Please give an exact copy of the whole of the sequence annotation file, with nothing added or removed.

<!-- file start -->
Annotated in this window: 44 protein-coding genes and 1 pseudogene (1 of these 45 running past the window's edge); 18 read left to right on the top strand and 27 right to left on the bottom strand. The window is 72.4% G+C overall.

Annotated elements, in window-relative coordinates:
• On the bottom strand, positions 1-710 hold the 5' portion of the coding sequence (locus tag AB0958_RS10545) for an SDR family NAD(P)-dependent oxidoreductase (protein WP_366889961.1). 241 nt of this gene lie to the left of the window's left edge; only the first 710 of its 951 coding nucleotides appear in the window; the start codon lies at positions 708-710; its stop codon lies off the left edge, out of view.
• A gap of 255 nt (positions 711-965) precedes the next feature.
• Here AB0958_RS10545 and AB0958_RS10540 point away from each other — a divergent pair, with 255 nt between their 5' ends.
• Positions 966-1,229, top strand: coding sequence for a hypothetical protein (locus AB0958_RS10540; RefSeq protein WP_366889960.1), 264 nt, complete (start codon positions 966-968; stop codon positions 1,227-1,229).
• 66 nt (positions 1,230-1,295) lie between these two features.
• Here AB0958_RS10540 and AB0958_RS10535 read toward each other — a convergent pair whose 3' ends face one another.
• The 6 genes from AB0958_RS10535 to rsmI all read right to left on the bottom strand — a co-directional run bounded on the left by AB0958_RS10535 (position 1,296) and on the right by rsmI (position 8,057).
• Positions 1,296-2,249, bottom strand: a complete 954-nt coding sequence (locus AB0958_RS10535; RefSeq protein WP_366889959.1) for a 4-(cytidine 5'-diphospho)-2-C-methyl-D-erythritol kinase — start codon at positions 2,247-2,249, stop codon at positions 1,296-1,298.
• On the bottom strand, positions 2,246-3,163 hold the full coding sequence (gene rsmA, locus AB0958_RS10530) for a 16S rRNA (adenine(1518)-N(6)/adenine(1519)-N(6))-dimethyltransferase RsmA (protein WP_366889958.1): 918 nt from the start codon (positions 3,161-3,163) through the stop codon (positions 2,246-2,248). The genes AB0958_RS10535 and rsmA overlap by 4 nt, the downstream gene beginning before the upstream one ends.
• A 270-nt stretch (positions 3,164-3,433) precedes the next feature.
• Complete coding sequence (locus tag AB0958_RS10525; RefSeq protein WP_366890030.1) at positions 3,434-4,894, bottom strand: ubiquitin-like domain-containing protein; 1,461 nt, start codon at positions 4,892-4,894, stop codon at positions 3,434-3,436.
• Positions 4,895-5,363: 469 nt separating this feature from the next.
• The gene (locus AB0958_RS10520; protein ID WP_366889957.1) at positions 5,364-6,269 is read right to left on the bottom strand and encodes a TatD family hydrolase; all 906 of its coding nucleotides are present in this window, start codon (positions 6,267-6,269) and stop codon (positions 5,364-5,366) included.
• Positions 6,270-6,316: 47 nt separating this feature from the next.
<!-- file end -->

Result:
Annotated in this window: 44 protein-coding genes and 1 pseudogene (1 of these 45 running past the window's edge); 18 read left to right on the top strand and 27 right to left on the bottom strand. The window is 72.4% G+C overall.

Annotated elements, in window-relative coordinates:
• On the bottom strand, positions 1-710 hold the 5' portion of the coding sequence (locus tag AB0958_RS10545) for an SDR family NAD(P)-dependent oxidoreductase (protein WP_366889961.1). 241 nt of this gene lie to the left of the window's left edge; only the first 710 of its 951 coding nucleotides appear in the window; the start codon lies at positions 708-710; its stop codon lies off the left edge, out of view.
• A gap of 255 nt (positions 711-965) precedes the next feature.
• Here AB0958_RS10545 and AB0958_RS10540 point away from each other — a divergent pair, with 255 nt between their 5' ends.
• Positions 966-1,229, top strand: coding sequence for a hypothetical protein (locus AB0958_RS10540; RefSeq protein WP_366889960.1), 264 nt, complete (start codon positions 966-968; stop codon positions 1,227-1,229).
• 66 nt (positions 1,230-1,295) lie between these two features.
• Here AB0958_RS10540 and AB0958_RS10535 read toward each other — a convergent pair whose 3' ends face one another.
• The 6 genes from AB0958_RS10535 to rsmI all read right to left on the bottom strand — a co-directional run bounded on the left by AB0958_RS10535 (position 1,296) and on the right by rsmI (position 8,057).
• Positions 1,296-2,249, bottom strand: a complete 954-nt coding sequence (locus AB0958_RS10535; RefSeq protein WP_366889959.1) for a 4-(cytidine 5'-diphospho)-2-C-methyl-D-erythritol kinase — start codon at positions 2,247-2,249, stop codon at positions 1,296-1,298.
• On the bottom strand, positions 2,246-3,163 hold the full coding sequence (gene rsmA, locus AB0958_RS10530) for a 16S rRNA (adenine(1518)-N(6)/adenine(1519)-N(6))-dimethyltransferase RsmA (protein WP_366889958.1): 918 nt from the start codon (positions 3,161-3,163) through the stop codon (positions 2,246-2,248). The genes AB0958_RS10535 and rsmA overlap by 4 nt, the downstream gene beginning before the upstream one ends.
• A 270-nt stretch (positions 3,164-3,433) precedes the next feature.
• Complete coding sequence (locus tag AB0958_RS10525; RefSeq protein WP_366890030.1) at positions 3,434-4,894, bottom strand: ubiquitin-like domain-containing protein; 1,461 nt, start codon at positions 4,892-4,894, stop codon at positions 3,434-3,436.
• Positions 4,895-5,363: 469 nt separating this feature from the next.
• The gene (locus AB0958_RS10520; protein ID WP_366889957.1) at positions 5,364-6,269 is read right to left on the bottom strand and encodes a TatD family hydrolase; all 906 of its coding nucleotides are present in this window, start codon (positions 6,267-6,269) and stop codon (positions 5,364-5,366) included.
• Positions 6,270-6,316: 47 nt separating this feature from the next.